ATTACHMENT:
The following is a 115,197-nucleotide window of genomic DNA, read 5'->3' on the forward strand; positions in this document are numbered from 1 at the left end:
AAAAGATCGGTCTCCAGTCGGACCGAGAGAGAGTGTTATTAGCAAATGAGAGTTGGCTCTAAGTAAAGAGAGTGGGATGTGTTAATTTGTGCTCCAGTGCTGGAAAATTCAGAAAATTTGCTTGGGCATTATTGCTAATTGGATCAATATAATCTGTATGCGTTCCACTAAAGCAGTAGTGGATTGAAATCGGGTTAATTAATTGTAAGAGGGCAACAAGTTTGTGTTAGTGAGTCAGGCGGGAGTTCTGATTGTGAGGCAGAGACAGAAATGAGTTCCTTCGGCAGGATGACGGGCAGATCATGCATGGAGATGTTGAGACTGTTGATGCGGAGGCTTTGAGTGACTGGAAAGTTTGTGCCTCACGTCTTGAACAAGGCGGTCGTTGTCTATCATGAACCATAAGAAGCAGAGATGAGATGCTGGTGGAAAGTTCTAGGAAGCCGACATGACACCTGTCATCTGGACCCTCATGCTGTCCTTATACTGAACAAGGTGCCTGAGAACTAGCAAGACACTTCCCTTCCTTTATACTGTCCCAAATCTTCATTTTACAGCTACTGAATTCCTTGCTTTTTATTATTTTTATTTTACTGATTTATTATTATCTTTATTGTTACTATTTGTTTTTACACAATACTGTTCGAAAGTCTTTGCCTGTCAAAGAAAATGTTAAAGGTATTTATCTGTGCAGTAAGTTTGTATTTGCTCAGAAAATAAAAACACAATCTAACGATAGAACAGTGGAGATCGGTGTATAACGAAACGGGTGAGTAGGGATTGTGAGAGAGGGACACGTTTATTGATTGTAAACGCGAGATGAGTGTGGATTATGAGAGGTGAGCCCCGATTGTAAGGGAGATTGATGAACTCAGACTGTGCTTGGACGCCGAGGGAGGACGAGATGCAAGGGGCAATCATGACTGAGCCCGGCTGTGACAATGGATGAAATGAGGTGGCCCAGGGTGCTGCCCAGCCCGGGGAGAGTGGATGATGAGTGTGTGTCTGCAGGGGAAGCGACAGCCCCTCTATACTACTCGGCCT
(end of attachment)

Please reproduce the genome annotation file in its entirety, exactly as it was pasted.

The following is a 115,197-nucleotide window of genomic DNA, read 5'->3' on the forward strand; positions in this document are numbered from 1 at the left end:
AAAAGATCGGTCTCCAGTCGGACCGAGAGAGAGTGTTATTAGCAAATGAGAGTTGGCTCTAAGTAAAGAGAGTGGGATGTGTTAATTTGTGCTCCAGTGCTGGAAAATTCAGAAAATTTGCTTGGGCATTATTGCTAATTGGATCAATATAATCTGTATGCGTTCCACTAAAGCAGTAGTGGATTGAAATCGGGTTAATTAATTGTAAGAGGGCAACAAGTTTGTGTTAGTGAGTCAGGCGGGAGTTCTGATTGTGAGGCAGAGACAGAAATGAGTTCCTTCGGCAGGATGACGGGCAGATCATGCATGGAGATGTTGAGACTGTTGATGCGGAGGCTTTGAGTGACTGGAAAGTTTGTGCCTCACGTCTTGAACAAGGCGGTCGTTGTCTATCATGAACCATAAGAAGCAGAGATGAGATGCTGGTGGAAAGTTCTAGGAAGCCGACATGACACCTGTCATCTGGACCCTCATGCTGTCCTTATACTGAACAAGGTGCCTGAGAACTAGCAAGACACTTCCCTTCCTTTATACTGTCCCAAATCTTCATTTTACAGCTACTGAATTCCTTGCTTTTTATTATTTTTATTTTACTGATTTATTATTATCTTTATTGTTACTATTTGTTTTTACACAATACTGTTCGAAAGTCTTTGCCTGTCAAAGAAAATGTTAAAGGTATTTATCTGTGCAGTAAGTTTGTATTTGCTCAGAAAATAAAAACACAATCTAACGATAGAACAGTGGAGATCGGTGTATAACGAAACGGGTGAGTAGGGATTGTGAGAGAGGGACACGTTTATTGATTGTAAACGCGAGATGAGTGTGGATTATGAGAGGTGAGCCCCGATTGTAAGGGAGATTGATGAACTCAGACTGTGCTTGGACGCCGAGGGAGGACGAGATGCAAGGGGCAATCATGACTGAGCCCGGCTGTGACAATGGATGAAATGAGGTGGCCCAGGGTGCTGCCCAGCCCGGGGAGAGTGGATGATGAGTGTGTGTCTGCAGGGGAAGCGACAGCCCCTCTATACTACTCGGCCT